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FCC Issues Draft Eligible Services List With Short Time to Comment

The Federal Communications Commission August 13 issued its draft eligible services list for the 2005 E-rate funding year, and gave stakeholders until August 23 to file comments on it.

The FCC said, “We emphasize to commenters that this proceeding is limited to determining what specific services are eligible under the Commission’s current rules; it is not intended to be a vehicle for changing any eligibility rules.”

In an order that the FCC adopted last December, it instructed the Universal Service Administrative Company to submit a draft of its updated eligible services list by June 30 each year. The Commission said it is committed to adopting the final eligible services list at least 60 days before the start of the filing window for Form 471 applications. Based on the timetable for previous years, that would require the final version of the list to be adopted in early September.

The draft list does not include any dramatic new changes in eligibility, but is organized in a slightly different format than before. Each product type includes a description and then USAC’s position on its eligibility. In the case of the internal connections category, the product type also includes a designated “function,” which tracks the categories of the pilot, voluntary online eligible services data base that the Schools and Libraries Division is working with equipment manufacturers to create.

The definition of eligible maintenance and technical support has been modified, in keeping with an order that the FCC issued last December. The draft eligible services list said that “Basic maintenance services are ‘necessary’ if, but for the maintenance at issue, the connection would not function and serve its intended purpose with the degree of reliability ordinarily provided in the marketplace to entities receiving such services without E-rate discounts. Basic maintenance services do not include services that maintain equipment that is not supported or that enhance the utility of equipment beyond the transport of information, or diagnostic services in excess of those necessary to maintain the equipment’s ability to transport information.”

The listing continued: “The following products and services are generally eligible: repair and upkeep of eligible hardware, wire and cable maintenance, basic technical support and configuration changes. The following product and services are ineligible: on-site technical support, 24-hour network monitoring, network management, help desks and technical support contracts that are more than basic maintenance.”

USAC retained the language of a separate listing under “Technical Services” in the “Miscellaneous” category that specified that maintenance is eligible only as a component of a maintenance agreement or contract for eligible services and the services are cost-effective. The eligible products and services, it said, must be identified according to product name, model number and location.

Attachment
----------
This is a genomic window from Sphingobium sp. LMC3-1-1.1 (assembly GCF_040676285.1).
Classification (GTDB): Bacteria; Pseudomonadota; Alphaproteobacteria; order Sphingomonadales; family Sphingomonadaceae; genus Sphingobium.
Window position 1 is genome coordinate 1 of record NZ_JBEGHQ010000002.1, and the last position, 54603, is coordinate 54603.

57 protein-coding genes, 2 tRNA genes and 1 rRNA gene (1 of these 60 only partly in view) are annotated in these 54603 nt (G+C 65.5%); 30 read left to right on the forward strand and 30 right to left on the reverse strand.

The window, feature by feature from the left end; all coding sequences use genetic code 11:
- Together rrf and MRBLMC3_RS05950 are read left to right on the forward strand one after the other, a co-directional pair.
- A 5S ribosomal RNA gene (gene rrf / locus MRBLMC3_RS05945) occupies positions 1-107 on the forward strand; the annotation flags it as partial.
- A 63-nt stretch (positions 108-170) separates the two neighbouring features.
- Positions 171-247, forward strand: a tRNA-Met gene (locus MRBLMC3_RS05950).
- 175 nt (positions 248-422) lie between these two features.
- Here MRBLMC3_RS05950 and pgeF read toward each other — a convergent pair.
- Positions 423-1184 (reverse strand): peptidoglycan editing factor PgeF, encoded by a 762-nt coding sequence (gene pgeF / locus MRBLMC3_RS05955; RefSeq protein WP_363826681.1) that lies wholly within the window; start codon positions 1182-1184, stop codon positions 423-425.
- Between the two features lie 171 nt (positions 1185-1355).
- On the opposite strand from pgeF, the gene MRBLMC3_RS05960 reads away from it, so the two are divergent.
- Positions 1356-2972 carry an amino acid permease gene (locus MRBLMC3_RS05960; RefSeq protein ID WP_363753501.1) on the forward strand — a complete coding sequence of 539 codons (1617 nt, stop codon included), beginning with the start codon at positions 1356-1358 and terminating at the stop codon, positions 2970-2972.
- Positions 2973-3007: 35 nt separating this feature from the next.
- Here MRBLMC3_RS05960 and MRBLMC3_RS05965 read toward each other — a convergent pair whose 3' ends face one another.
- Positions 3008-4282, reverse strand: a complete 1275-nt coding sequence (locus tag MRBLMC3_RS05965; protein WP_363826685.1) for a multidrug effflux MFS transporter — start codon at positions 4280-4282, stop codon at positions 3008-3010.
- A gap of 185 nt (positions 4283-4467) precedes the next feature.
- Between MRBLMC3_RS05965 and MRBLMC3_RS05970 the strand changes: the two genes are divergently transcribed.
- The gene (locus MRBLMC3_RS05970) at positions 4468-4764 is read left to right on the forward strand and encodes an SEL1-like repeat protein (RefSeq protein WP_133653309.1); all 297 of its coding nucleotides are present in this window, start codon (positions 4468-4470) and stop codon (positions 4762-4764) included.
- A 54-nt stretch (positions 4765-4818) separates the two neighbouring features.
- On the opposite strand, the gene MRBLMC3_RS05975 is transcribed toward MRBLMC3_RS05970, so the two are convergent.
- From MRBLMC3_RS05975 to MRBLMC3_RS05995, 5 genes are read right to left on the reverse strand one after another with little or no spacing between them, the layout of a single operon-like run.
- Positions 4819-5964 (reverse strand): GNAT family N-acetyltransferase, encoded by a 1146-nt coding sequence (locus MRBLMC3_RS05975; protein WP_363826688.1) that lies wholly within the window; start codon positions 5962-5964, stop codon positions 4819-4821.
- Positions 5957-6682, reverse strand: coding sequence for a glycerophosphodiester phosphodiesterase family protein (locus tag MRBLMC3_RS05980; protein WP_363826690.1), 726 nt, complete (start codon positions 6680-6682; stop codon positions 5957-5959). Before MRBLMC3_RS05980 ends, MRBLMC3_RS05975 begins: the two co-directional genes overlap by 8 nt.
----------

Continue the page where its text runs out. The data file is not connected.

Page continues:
It was noted that “IP-enabled services are the subject of an open proceeding at the FCC to determine, among other things whether certain types are telecommunications services.” But until that is resolved, Voice Over IP services will remain ineligible as a service, although “otherwise eligible internal connections components may include technology for providing real-time or near real-time voice or video over IP,” the same position the FCC held for the 2004 funding year. In addition, USAC continued to say that those seeking cable modem service should apply under Internet access, pending the eventual outcome of a case before the federal courts involving that service offering.

Among the other changes from the last version of the eligible services list, which was published in October 2003:

  • USAC proposed that bridges, “a data communication device that connects two or more network segments, often translating information from one type of network protocol to another, were eligible “if used for an eligible purpose.” A similar position was taken on gateways, defined as “a network device that acts as an entrance to another network, and often is used to connect two otherwise incompatible networks.” However, when such devices are used for “caching, prosy servers or other ineligible function,” they are not eligible.
  • USAC said that Interface or Edge Devices, what it defined as “a physical device that can pass packets between a legacy type of network and an ATM network,” were eligible. Such devices may be a router or Ethernet-to-ATM switch that directly connects to an ATM network.
  • USAC said that standalone intercom systems are still not eligible; however, “an intercom system that is an integral part of a PBX, Centrex, or key system can be included as an ancillary component” and can be eligible if it meets the test for ancillary use. 

Despite the arguments of some E-rate stakeholders, the document did not propose changing the FCC’s position that technology plans are required when applicants seek support for PBXes, key systems or Centrex systems. Nor was a change proposed in the FCC’s position that caching components, when priced separately, were ineligible for support.

The lengthy list can be reviewed by clicking here. Comments on the list can be filed electronically at After the first round of comments, the deadline for reply comments is August 30.


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